The rest of the entry illustrates the literary use of the term to mean "(sunk) under too many glosses." See note 2 (LSJ IV: web address 1).
[1] This adjective is also used by Eustathius (on Homer, Iliad 2.694) of melodies sung by those celebrating victories and other festivals (kwma/zontas). On this as the 'hairdresser kiss' see mu 134 note 2.
[2] The Greek word for 'tongue' was -- and still is -- used for an obsolete or rare word that requires explanation to be understood by a contemporary readership. Similarly le/cis is used of a word that requires, and is given, a definition in a lexicon or dictionary. A "glossary" contains glosses (web address 2: LSJ II 2). It was a frequent criticism of the linguistic style of 'new dithyramb' (delta 1029, kappa 2647, and notes there) that it used absurd compound words, illustrated at Aristophanes, Birds 1373ff. (web address 4); cf. the scholia there, and epsilon 1174, sigma 1192.
[3] The rest of the entry comes (with slight alterations) from Philostratus, Life of Apollonius of Tyana 1.17 (partially cited by Photius, Bibl. 241.331b.29ff.), and illustrates the literary meaning of the headword. The following translation is based on that of F.C. Conybeare in the Loeb edition.
[4] For the style of the "new dithyramb" see note [2].
[5] For possible meanings in literary criticism of the term lepto/s and its derivative here leptologi/a see LSJ (web address 5 [II 2-3] and web address 6) and the references in note [2]; cf. Aristophanes, Clouds 153 and Dover's note ad loc. The passage is quoted also at delta 519 and lambda 297.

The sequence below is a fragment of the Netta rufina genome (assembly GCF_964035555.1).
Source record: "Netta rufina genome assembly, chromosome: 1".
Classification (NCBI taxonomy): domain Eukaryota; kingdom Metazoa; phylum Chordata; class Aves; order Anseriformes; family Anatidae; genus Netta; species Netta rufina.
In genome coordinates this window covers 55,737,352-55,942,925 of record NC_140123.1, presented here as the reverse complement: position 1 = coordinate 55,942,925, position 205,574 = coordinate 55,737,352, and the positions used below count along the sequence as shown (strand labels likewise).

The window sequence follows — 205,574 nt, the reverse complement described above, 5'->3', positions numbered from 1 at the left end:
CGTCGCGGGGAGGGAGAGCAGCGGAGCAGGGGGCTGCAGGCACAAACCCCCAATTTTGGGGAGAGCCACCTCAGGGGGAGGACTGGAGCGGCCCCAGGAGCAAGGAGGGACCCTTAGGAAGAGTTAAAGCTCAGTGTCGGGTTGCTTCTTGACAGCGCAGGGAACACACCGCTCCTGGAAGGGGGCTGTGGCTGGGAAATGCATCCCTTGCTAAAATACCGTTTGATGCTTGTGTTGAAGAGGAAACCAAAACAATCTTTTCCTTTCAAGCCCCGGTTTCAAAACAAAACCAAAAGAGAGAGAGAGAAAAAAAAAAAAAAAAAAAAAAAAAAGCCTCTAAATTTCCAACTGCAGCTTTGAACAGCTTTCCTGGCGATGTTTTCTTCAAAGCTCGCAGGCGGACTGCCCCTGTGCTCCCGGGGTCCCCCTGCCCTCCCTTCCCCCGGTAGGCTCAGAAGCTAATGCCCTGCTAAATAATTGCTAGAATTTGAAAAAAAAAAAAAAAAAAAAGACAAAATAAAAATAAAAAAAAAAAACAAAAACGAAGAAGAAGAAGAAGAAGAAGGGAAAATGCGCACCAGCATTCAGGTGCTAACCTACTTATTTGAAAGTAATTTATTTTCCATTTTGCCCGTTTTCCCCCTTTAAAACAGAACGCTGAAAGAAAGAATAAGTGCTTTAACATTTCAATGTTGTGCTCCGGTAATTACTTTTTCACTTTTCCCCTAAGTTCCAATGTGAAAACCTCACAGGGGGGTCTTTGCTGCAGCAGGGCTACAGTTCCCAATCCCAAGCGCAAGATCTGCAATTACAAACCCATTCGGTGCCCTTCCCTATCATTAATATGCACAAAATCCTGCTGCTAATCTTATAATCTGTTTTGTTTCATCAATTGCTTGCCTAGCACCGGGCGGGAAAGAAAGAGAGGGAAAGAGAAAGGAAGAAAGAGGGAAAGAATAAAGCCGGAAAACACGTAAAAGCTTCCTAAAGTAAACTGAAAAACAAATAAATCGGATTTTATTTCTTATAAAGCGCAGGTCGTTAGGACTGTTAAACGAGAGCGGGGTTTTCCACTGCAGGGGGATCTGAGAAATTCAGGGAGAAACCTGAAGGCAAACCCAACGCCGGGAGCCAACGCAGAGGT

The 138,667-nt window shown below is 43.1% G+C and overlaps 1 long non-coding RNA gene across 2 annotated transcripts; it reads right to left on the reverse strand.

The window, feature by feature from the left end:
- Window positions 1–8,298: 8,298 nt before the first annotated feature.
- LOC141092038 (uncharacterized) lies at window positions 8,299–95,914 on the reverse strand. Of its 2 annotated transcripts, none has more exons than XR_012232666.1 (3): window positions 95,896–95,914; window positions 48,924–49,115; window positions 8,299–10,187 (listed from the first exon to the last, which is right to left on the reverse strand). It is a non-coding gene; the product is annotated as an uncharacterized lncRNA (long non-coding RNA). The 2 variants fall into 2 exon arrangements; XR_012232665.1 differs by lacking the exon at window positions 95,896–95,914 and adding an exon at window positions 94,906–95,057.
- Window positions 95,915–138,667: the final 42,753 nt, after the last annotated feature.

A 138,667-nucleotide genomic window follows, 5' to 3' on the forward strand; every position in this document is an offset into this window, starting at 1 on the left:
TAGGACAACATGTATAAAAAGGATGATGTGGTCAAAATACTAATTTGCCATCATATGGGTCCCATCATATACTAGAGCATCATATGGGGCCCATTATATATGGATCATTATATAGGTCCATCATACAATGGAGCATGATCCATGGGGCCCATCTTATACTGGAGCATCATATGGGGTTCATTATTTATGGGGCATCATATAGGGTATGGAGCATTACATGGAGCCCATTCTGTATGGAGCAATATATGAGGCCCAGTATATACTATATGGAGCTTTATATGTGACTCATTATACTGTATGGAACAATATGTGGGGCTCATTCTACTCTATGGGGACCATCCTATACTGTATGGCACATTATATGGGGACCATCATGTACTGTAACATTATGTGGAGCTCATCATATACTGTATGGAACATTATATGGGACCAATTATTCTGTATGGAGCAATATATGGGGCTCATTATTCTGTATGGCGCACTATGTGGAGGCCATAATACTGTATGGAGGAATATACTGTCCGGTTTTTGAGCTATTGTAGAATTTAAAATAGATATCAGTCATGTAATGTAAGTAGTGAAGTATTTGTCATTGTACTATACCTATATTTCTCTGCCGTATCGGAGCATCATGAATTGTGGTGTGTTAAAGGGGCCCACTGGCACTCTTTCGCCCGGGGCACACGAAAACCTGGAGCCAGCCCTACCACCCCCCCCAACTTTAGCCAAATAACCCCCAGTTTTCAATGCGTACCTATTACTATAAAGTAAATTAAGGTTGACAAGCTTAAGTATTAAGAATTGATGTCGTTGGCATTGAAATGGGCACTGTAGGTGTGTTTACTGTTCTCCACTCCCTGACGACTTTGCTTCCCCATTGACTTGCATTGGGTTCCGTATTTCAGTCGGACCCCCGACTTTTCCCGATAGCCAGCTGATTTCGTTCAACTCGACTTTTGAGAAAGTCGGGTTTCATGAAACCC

[6] The term here for "to walk around" (peripate/w) may refer to the Peripatos, the site of the Aristotelian school of philosophy. See LSJ at web address 7 and web address 8, and OCD(4) s.v. Peripatetic school.
Associated internet addresses:
Web address 1,
Web address 2,
Web address 3,
Web address 4,
Web address 5,
Web address 6,
Web address 7,
Web address 8
Keywords: biography; comedy; daily life; definition; dialects, grammar, and etymology; gender and sexuality; imagery
Translated by: Robert Dyer on 3 February 2002@12:38:40.
Vetted by:
David Whitehead (cosmetics) on 4 February 2002@02:49:28.
David Whitehead (added keyword; cosmetics) on 11 September 2002@09:09:24.
Catharine Roth (cosmeticules, cross-references) on 30 March 2009@19:25:06.
Catharine Roth (tweaked links) on 2 April 2009@15:27:23.
David Whitehead (tweaks and cosmetics) on 7 February 2013@04:40:47.
Catharine Roth (upgraded two links) on 12 April 2013@00:51:18.
Catharine Roth (supplemented translation at Ron Allen's suggestion) on 4 June 2013@01:03:16.
Catharine Roth (tweaked notes, added keyword) on 2 September 2013@21:23:11.
David Whitehead (updated a ref) on 2 August 2014@07:02:37.
Catharine Roth (coding) on 23 October 2014@00:40:21.